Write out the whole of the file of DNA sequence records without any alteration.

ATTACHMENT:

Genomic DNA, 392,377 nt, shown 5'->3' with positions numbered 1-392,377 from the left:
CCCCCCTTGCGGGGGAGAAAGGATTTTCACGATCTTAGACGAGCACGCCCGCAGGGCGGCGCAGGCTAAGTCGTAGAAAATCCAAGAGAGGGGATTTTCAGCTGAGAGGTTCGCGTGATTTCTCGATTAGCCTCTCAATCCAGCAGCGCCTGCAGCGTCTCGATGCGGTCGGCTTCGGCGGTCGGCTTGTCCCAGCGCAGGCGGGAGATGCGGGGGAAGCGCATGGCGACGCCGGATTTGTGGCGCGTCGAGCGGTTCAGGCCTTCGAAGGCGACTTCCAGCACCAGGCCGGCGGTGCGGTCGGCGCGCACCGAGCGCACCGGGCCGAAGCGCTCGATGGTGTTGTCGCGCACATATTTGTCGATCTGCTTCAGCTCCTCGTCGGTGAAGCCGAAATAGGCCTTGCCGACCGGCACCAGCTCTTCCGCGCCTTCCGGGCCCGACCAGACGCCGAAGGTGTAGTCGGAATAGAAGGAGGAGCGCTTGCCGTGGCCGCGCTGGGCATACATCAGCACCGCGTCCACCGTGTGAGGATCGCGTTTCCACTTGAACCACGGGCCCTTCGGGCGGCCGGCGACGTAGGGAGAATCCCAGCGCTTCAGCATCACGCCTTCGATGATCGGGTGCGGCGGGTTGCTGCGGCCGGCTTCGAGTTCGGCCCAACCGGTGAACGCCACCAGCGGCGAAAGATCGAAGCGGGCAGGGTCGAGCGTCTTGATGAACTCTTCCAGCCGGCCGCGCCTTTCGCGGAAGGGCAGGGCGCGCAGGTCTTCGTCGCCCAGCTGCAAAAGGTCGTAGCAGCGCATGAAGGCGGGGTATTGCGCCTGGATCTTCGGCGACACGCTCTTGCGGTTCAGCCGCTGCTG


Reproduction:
Genomic DNA, 392,377 nt, shown 5'->3' with positions numbered 1-392,377 from the left:
CCCCCCTTGCGGGGGAGAAAGGATTTTCACGATCTTAGACGAGCACGCCCGCAGGGCGGCGCAGGCTAAGTCGTAGAAAATCCAAGAGAGGGGATTTTCAGCTGAGAGGTTCGCGTGATTTCTCGATTAGCCTCTCAATCCAGCAGCGCCTGCAGCGTCTCGATGCGGTCGGCTTCGGCGGTCGGCTTGTCCCAGCGCAGGCGGGAGATGCGGGGGAAGCGCATGGCGACGCCGGATTTGTGGCGCGTCGAGCGGTTCAGGCCTTCGAAGGCGACTTCCAGCACCAGGCCGGCGGTGCGGTCGGCGCGCACCGAGCGCACCGGGCCGAAGCGCTCGATGGTGTTGTCGCGCACATATTTGTCGATCTGCTTCAGCTCCTCGTCGGTGAAGCCGAAATAGGCCTTGCCGACCGGCACCAGCTCTTCCGCGCCTTCCGGGCCCGACCAGACGCCGAAGGTGTAGTCGGAATAGAAGGAGGAGCGCTTGCCGTGGCCGCGCTGGGCATACATCAGCACCGCGTCCACCGTGTGAGGATCGCGTTTCCACTTGAACCACGGGCCCTTCGGGCGGCCGGCGACGTAGGGAGAATCCCAGCGCTTCAGCATCACGCCTTCGATGATCGGGTGCGGCGGGTTGCTGCGGCCGGCTTCGAGTTCGGCCCAACCGGTGAACGCCACCAGCGGCGAAAGATCGAAGCGGGCAGGGTCGAGCGTCTTGATGAACTCTTCCAGCCGGCCGCGCCTTTCGCGGAAGGGCAGGGCGCGCAGGTCTTCGTCGCCCAGCTGCAAAAGGTCGTAGCAGCGCATGAAGGCGGGGTATTGCGCCTGGATCTTCGGCGACACGCTCTTGCGGTTCAGCCGCTGCTG